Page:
Jodie Lovett, Senior Development Technologist, Crawford Healthcare
Christian Stephenson, R&D Director, Crawford Healthcare
It is widely recognized that pressure ulcers are caused by a number of contributing factors; of which not only pressure, but also shear and microclimate are significant. The aim of this study was to assess four foam dressings for the redistribution of pressure and shear forces, and the control of microclimate at the skin surface.
Pressure and shear forces were measured when a weight was applied to a pressure sensitive mat. A dressing was then applied between the mat and the weight, and the effect of this on the pressure and shear forces measured. Six replicates were conducted for each dressing. To measure microclimate, dressings were applied to a high humidity-containing chamber (~90%RH), and the change in humidity within the chamber measured over eight hours at a constant temperature.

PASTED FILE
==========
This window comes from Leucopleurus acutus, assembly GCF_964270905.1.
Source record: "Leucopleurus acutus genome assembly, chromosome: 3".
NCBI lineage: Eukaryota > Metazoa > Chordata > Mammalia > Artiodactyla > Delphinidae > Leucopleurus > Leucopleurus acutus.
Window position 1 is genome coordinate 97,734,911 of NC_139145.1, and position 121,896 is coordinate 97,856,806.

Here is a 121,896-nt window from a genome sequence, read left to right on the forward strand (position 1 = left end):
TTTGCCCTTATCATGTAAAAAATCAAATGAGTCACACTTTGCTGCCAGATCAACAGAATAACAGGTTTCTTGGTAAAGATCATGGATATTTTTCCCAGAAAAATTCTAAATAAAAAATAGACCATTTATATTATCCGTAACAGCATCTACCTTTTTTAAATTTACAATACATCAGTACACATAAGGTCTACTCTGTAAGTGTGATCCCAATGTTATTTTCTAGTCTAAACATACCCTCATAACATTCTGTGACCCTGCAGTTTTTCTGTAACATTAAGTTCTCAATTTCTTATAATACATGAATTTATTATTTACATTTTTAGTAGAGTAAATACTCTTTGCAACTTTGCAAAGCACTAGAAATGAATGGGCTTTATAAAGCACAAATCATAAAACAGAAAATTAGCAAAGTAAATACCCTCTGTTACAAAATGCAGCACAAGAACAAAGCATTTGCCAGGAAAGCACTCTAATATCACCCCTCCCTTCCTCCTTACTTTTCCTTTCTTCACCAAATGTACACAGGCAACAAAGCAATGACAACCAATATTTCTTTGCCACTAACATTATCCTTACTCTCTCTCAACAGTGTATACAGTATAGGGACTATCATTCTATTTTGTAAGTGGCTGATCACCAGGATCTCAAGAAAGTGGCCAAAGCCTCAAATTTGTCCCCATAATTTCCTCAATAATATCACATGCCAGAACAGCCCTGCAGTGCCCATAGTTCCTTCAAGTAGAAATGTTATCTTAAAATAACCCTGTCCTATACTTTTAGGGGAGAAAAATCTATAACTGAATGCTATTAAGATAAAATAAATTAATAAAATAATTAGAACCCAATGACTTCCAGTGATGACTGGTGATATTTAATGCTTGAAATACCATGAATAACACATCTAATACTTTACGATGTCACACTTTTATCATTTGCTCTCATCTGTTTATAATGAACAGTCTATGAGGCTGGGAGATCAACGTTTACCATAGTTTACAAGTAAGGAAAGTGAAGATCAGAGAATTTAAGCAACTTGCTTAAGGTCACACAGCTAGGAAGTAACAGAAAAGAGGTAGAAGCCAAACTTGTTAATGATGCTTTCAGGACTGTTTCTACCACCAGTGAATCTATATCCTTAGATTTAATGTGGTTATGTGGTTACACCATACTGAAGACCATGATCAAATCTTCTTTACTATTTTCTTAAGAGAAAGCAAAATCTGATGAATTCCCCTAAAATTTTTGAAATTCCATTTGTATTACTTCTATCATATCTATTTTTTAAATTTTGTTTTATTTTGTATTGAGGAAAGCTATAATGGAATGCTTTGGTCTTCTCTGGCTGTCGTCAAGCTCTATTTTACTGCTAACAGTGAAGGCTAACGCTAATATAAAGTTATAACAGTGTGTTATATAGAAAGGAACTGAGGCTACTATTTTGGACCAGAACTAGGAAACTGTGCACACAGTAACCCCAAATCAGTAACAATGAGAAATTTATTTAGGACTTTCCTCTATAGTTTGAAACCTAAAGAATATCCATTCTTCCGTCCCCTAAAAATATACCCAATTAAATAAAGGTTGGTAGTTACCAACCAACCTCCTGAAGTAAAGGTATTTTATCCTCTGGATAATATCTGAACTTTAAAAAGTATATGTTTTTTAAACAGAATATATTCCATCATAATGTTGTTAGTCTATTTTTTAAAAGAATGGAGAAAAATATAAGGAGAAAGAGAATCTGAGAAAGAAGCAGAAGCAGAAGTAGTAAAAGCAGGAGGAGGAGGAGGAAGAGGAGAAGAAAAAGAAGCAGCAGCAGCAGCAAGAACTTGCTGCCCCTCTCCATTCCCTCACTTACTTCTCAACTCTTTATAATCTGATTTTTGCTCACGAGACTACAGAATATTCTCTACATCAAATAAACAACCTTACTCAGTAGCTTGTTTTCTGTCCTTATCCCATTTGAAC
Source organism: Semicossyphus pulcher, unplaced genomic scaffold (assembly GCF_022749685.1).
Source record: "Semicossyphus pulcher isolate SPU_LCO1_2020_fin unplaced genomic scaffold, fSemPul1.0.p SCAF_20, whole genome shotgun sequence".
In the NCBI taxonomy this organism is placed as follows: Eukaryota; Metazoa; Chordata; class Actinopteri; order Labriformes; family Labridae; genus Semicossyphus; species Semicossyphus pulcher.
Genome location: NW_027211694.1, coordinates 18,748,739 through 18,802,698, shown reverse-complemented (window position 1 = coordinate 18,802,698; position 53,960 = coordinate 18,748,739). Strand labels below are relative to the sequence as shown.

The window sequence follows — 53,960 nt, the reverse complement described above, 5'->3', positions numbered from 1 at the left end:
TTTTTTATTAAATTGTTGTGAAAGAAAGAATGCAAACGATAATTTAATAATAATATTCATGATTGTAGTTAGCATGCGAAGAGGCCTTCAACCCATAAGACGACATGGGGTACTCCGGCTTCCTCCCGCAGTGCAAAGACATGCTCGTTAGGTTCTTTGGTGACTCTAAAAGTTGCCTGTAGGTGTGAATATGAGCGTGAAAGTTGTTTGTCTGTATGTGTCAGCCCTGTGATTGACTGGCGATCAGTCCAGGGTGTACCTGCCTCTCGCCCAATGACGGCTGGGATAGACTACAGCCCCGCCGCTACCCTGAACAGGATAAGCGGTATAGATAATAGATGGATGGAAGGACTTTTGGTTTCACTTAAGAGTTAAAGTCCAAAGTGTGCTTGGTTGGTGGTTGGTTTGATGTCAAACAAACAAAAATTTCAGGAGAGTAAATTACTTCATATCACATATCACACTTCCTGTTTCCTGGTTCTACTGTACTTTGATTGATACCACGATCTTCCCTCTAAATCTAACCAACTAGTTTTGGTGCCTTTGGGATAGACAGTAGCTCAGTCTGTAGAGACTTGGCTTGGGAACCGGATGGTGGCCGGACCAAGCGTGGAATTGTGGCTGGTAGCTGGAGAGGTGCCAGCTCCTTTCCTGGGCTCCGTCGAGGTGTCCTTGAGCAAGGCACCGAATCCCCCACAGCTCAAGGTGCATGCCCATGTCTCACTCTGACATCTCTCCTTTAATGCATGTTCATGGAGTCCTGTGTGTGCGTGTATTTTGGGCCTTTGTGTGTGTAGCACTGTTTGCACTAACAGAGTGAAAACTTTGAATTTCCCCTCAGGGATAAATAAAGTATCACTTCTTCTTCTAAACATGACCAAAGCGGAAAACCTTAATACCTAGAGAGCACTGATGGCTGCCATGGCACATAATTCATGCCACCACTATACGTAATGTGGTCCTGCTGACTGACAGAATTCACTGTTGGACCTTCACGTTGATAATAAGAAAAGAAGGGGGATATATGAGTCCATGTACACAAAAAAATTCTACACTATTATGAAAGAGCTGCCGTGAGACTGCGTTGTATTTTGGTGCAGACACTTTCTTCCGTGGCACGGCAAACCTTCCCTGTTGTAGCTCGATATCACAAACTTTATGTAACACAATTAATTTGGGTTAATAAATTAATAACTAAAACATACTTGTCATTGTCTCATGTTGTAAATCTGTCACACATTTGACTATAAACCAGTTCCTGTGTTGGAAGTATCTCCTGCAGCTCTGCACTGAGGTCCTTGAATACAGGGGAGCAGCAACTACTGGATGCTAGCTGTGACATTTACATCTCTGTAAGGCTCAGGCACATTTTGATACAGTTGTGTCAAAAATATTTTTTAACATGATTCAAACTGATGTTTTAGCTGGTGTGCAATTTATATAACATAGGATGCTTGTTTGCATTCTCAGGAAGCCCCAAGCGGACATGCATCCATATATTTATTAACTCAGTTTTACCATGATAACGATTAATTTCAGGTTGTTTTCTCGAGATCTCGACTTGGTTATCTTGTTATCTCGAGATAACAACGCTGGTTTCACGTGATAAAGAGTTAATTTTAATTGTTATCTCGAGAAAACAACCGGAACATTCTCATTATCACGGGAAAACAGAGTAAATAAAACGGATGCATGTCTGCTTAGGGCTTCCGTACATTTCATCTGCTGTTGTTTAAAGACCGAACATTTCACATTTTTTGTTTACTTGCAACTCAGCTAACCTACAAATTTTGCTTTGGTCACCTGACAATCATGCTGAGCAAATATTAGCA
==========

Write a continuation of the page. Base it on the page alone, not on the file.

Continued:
When the weight was applied directly to the pressure mat, the average pressure recorded was 55mmHg, and the average pressure gradient (shear) was 21mmHg/cm. When Dressing A was placed between the weight and the pressure mat, the average pressure reduced by 52%, and pressure gradient (shear) by 46%. The other dressings tested reduced the pressure by 32% (B), 33% (C) and 22% (D), and the average pressure gradient (shear) by 35% (B), 28% (C) and 31% (D).
After eight hours on the microclimate test chamber, Dressing A had reduced the humidity to 58%RH, Dressing B to 75%RH and Dressings C and D to 83%RH.
Whilst this study has shown that all of the dressings reduced the pressure and shear forces generated by the weight, it has indicated that not all dressings are able to do this to the same extent. Dressing A maintained a much lower humidity in the microclimate test chamber; indicating that this dressing generated a more favorable microclimate; removing excessive moisture, whilst not completely drying out the environment.